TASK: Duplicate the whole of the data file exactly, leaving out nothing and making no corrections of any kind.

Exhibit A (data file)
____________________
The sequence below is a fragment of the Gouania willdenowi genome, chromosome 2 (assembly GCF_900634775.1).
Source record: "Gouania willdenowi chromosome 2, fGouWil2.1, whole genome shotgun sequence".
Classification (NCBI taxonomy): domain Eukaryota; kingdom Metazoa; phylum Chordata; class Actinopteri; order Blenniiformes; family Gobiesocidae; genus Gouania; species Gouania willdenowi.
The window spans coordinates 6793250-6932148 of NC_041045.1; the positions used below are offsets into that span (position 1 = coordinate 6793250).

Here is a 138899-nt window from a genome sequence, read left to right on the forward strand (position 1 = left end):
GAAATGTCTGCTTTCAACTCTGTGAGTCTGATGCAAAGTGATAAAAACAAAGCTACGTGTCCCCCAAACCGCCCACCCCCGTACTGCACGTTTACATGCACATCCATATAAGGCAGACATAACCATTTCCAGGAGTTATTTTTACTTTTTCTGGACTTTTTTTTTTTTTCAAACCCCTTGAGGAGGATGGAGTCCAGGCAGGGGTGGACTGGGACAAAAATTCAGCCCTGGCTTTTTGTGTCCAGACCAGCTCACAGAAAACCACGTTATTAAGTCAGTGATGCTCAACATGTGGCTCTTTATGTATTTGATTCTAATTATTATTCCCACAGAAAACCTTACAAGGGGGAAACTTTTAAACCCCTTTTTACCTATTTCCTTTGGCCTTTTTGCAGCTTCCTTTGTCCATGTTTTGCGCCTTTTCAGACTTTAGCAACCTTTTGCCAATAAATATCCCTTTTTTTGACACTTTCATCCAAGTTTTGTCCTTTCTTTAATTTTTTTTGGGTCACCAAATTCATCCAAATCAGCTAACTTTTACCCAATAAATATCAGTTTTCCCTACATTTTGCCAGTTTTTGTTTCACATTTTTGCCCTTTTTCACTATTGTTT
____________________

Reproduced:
The sequence below is a fragment of the Gouania willdenowi genome, chromosome 2 (assembly GCF_900634775.1).
Source record: "Gouania willdenowi chromosome 2, fGouWil2.1, whole genome shotgun sequence".
Classification (NCBI taxonomy): domain Eukaryota; kingdom Metazoa; phylum Chordata; class Actinopteri; order Blenniiformes; family Gobiesocidae; genus Gouania; species Gouania willdenowi.
The window spans coordinates 6793250-6932148 of NC_041045.1; the positions used below are offsets into that span (position 1 = coordinate 6793250).

Here is a 138899-nt window from a genome sequence, read left to right on the forward strand (position 1 = left end):
GAAATGTCTGCTTTCAACTCTGTGAGTCTGATGCAAAGTGATAAAAACAAAGCTACGTGTCCCCCAAACCGCCCACCCCCGTACTGCACGTTTACATGCACATCCATATAAGGCAGACATAACCATTTCCAGGAGTTATTTTTACTTTTTCTGGACTTTTTTTTTTTTTCAAACCCCTTGAGGAGGATGGAGTCCAGGCAGGGGTGGACTGGGACAAAAATTCAGCCCTGGCTTTTTGTGTCCAGACCAGCTCACAGAAAACCACGTTATTAAGTCAGTGATGCTCAACATGTGGCTCTTTATGTATTTGATTCTAATTATTATTCCCACAGAAAACCTTACAAGGGGGAAACTTTTAAACCCCTTTTTACCTATTTCCTTTGGCCTTTTTGCAGCTTCCTTTGTCCATGTTTTGCGCCTTTTCAGACTTTAGCAACCTTTTGCCAATAAATATCCCTTTTTTTGACACTTTCATCCAAGTTTTGTCCTTTCTTTAATTTTTTTTGGGTCACCAAATTCATCCAAATCAGCTAACTTTTACCCAATAAATATCAGTTTTCCCTACATTTTGCCAGTTTTTGTTTCACATTTTTGCCCTTTTTCACTATTGTTT